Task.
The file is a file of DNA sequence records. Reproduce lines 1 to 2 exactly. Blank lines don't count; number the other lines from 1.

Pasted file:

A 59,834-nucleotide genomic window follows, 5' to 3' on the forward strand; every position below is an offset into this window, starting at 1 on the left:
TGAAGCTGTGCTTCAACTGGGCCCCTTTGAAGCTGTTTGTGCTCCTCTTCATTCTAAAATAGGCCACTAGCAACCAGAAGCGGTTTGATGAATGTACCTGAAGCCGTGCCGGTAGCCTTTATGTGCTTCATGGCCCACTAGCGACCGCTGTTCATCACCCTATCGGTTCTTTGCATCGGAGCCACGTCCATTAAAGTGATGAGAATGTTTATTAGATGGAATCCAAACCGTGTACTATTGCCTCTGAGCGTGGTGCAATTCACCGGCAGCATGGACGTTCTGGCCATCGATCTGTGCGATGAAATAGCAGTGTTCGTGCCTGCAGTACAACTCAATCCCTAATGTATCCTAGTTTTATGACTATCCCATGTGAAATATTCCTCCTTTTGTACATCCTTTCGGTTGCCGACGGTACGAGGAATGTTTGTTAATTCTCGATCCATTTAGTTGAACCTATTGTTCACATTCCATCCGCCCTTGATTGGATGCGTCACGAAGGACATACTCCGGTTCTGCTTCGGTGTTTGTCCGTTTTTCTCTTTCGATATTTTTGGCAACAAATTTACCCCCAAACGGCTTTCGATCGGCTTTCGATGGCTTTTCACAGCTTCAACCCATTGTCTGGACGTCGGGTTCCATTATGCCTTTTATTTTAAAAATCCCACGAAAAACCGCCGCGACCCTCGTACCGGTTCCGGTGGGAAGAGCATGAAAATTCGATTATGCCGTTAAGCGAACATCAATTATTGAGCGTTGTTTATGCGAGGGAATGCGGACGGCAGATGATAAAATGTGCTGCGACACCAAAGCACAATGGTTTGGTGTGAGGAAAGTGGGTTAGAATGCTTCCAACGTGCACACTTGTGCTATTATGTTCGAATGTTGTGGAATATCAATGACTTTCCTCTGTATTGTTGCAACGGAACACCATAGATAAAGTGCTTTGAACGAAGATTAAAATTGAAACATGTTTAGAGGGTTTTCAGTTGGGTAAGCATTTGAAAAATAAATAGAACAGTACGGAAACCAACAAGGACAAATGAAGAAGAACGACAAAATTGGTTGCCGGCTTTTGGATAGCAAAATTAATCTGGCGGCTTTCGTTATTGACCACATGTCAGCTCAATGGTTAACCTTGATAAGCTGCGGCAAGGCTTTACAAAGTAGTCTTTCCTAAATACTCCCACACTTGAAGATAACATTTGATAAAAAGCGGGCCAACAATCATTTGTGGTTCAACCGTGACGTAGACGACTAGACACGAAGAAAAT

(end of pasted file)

A 59,834-nucleotide genomic window follows, 5' to 3' on the forward strand; every position below is an offset into this window, starting at 1 on the left:
TGAAGCTGTGCTTCAACTGGGCCCCTTTGAAGCTGTTTGTGCTCCTCTTCATTCTAAAATAGGCCACTAGCAACCAGAAGCGGTTTGATGAATGTACCTGAAGCCGTGCCGGTAGCCTTTATGTGCTTCATGGCCCACTAGCGACCGCTGTTCATCACCCTATCGGTTCTTTGCATCGGAGCCACGTCCATTAAAGTGATGAGAATGTTTATTAGATGGAATCCAAACCGTGTACTATTGCCTCTGAGCGTGGTGCAATTCACCGGCAGCATGGACGTTCTGGCCATCGATCTGTGCGATGAAATAGCAGTGTTCGTGCCTGCAGTACAACTCAATCCCTAATGTATCCTAGTTTTATGACTATCCCATGTGAAATATTCCTCCTTTTGTACATCCTTTCGGTTGCCGACGGTACGAGGAATGTTTGTTAATTCTCGATCCATTTAGTTGAACCTATTGTTCACATTCCATCCGCCCTTGATTGGATGCGTCACGAAGGACATACTCCGGTTCTGCTTCGGTGTTTGTCCGTTTTTCTCTTTCGATATTTTTGGCAACAAATTTACCCCCAAACGGCTTTCGATCGGCTTTCGATGGCTTTTCACAGCTTCAACCCATTGTCTGGACGTCGGGTTCCATTATGCCTTTTATTTTAAAAATCCCACGAAAAACCGCCGCGACCCTCGTACCGGTTCCGGTGGGAAGAGCATGAAAATTCGATTATGCCGTTAAGCGAACATCAATTATTGAGCGTTGTTTATGCGAGGGAATGCGGACGGCAGATGATAAAATGTGCTGCGACACCAAAGCACAATGGTTTGGTGTGAGGAAAGTGGGTTAGAATGCTTCCAACGTGCACACTTGTGCTATTATGTTCGAATGTTGTGGAATATCAATGACTTTCCTCTGTATTGTTGCAACGGAACACCATAGATAAAGTGCTTTGAACGAAGATTAAAATTGAAACATGTTTAGAGGGTTTTCAGTTGGGTAAGCATTTGAAAAATAAATAGAACAGTACGGAAACCAACAAGGACAAATGAAGAAGAACGACAAAATTGGTTGCCGGCTTTTGGATAGCAAAATTAATCTGGCGGCTTTCGTTATTGACCACATGTCAGCTCAATGGTTAACCTTGATAAGCTGCGGCAAGGCTTTACAAAGTAGTCTTTCCTAAATACTCCCACACTTGAAGATAACATTTGATAAAAAGCGGGCCAACAATCATTTGTGGTTCAACCGTGACGTAGACGACTAGACACGAAGAAAAT